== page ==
MSNBC Keeps Mueller Story Alive, But the Public Is Done

ANALYSIS
MSNBC Keeps Mueller Story Alive, But the Public Is Done
AP Photo/Cliff Owen
MSNBC Keeps Mueller Story Alive, But the Public Is Done
AP Photo/Cliff Owen
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Last Sunday, Attorney General William Barr released his summary of Special Counsel Robert Mueller’s report, putting an end to two years of speculation over the dual questions of Trump-Russia collusion and possible obstruction of justice by the president.

Predictably, the news media had a field day, with the conservative press touting Barr’s pronouncement as total exoneration, while the liberal press continued to see conspiracy.

The timeline below shows the total percentage of airtime by day in 15-second intervals across MSNBC, CNN and Fox News that mentioned Mueller since January 2017 through March 28, 2019, as monitored by the Internet Archive’s Television News Archive.

Unsurprisingly, the conclusion of Mueller’s investigation yielded the most media mentions of his name over the last two years, with MSNBC his biggest fan.

Looking at the past month, the timeline below zooms into the period of March 1-29, 2019. Fox News was the quickest to move on from the Mueller investigation, with CNN also shifting to other topics after briefly beating MSNBC in its Monday recap of the Barr summary and reactions from across the political sphere.

MSNBC, on the other hand, seems to be struggling to let go of the story that had been a ratings bonanza.

In contrast, the general public seems to have tired of the story much sooner. The timeline below shows hourly U.S. search interest for “Mueller” from March 21-29 using Google Trends, showing that by Tuesday search interest had largely returned to its pre-report levels.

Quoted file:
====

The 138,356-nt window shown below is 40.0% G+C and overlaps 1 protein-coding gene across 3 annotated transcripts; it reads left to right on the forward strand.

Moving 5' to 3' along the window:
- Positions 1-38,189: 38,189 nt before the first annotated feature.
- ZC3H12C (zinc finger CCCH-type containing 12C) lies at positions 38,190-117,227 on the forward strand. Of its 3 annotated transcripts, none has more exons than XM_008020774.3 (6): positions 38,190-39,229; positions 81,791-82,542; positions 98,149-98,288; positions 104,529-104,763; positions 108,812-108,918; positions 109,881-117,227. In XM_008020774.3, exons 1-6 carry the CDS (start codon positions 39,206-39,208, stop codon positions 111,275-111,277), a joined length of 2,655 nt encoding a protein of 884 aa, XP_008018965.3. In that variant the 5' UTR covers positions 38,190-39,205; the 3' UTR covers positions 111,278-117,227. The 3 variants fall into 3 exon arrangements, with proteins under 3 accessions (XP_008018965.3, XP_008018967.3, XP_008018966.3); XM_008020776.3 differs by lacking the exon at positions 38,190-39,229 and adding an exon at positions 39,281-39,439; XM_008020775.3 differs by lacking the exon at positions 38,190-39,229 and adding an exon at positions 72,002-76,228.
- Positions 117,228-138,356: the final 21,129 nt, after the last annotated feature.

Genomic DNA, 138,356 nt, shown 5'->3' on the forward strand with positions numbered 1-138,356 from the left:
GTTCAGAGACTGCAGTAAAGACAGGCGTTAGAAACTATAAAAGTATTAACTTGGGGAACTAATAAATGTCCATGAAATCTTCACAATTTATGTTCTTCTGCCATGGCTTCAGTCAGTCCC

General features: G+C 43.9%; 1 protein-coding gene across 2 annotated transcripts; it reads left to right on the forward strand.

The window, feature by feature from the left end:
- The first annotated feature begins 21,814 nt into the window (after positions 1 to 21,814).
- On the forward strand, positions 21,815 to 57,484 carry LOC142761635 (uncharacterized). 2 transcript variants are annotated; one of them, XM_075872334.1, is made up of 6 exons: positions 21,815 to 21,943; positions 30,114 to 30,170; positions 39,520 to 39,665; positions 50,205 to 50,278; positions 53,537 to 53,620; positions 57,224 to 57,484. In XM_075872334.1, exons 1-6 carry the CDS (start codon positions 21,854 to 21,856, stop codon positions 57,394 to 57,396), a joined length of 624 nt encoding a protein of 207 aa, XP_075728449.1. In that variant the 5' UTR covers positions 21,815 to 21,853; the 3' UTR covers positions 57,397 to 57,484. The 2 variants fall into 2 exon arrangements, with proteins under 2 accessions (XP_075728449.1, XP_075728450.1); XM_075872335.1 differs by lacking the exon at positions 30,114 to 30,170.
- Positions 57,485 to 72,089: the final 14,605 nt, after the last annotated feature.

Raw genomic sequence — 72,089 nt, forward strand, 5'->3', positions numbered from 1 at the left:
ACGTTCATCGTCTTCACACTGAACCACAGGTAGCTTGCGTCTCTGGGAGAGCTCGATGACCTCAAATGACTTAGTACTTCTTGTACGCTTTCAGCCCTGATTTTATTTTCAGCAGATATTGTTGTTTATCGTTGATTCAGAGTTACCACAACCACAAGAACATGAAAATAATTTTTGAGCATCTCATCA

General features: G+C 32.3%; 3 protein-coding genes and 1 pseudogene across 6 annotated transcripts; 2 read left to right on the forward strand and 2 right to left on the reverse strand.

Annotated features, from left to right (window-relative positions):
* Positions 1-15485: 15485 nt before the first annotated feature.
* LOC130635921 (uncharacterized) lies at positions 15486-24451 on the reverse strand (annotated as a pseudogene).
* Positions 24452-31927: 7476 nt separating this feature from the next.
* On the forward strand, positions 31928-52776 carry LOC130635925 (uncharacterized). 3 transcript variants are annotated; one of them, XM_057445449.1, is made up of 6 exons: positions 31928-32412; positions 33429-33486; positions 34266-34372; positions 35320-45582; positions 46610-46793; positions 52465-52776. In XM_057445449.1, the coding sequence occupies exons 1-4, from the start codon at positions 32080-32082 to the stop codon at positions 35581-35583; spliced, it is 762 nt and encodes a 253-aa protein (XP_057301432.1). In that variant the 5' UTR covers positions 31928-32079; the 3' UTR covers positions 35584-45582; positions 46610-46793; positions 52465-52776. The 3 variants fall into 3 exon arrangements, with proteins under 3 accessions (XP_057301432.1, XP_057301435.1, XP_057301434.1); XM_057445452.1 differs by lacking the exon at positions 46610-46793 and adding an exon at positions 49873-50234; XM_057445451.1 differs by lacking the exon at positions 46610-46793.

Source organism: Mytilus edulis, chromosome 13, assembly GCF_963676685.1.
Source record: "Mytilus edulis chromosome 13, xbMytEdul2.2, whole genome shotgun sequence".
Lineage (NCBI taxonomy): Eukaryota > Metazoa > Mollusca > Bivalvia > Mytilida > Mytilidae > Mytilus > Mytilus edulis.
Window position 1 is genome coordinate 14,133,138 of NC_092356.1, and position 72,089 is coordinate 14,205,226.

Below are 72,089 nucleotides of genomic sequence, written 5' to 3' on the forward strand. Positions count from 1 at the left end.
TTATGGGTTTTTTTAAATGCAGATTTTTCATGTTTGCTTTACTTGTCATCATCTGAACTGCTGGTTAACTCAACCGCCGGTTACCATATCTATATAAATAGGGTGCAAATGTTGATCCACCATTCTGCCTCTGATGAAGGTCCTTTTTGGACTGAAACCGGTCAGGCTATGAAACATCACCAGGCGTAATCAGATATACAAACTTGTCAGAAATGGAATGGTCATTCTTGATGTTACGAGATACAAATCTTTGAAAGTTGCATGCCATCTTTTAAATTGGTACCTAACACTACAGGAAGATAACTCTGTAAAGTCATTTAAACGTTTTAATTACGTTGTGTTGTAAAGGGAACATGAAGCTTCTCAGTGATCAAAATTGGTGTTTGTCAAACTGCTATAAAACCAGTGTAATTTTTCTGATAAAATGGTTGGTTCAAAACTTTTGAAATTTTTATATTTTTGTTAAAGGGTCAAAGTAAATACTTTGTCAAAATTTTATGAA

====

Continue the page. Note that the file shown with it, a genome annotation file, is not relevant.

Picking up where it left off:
While cable news is still running stories about the investigation and MSNBC, in particular, can’t seem to let it go, the public appears to have largely moved on.

Fox News covered “collusion” slightly more than the other two stations over the last two years, devoting 0.64 percent of its airtime since January 1, 2017 to mentions of the word, followed by 0.56 percent of CNN’s airtime and 0.53 percent of MSNBC’s.

As with the Mueller investigation as a whole, web searches for “collusion” and “trump” together largely faded by the middle of this past week after peaking with Barr’s Sunday summary.

As with the Mueller investigation as a whole, “obstruction” was a favorite topic of MSNBC’s, with the channel devoting 0.1 percent of its airtime since January 1, 2017 to mentions of the word, followed by 0.07 percent of CNN’s and 0.04 percent of Fox News’. Surprisingly, even MSNBC has largely shifted away from mentioning obstruction this week, moving attention back to the overall Mueller investigation.

As with both “collusion” and the Mueller investigation as a whole, web searches for “obstruction” and “trump” together have largely faded away.

Putting this all together, all three news channels have shifted their coverage away from obstruction and collusion over this past week, even MSNBC. CNN and Fox News have largely ramped down even their coverage of Mueller, but MSNBC appears to be trying to keep the story alive for as long as it can. 

In contrast, the web-searching public seems to be largely done with all three stories. 

In the end, it seems that with the exception of MSNBC, the Mueller story is finally over for both television news and the public. The only question is how much longer MSNBC will try to keep the story alive.

RealClear Media Fellow Kalev Leetaru is a senior fellow at the George Washington University Center for Cyber & Homeland Security. His past roles include fellow in residence at Georgetown University’s Edmund A. Walsh School of Foreign Service and member of the World Economic Forum’s Global Agenda Council on the Future of Government.



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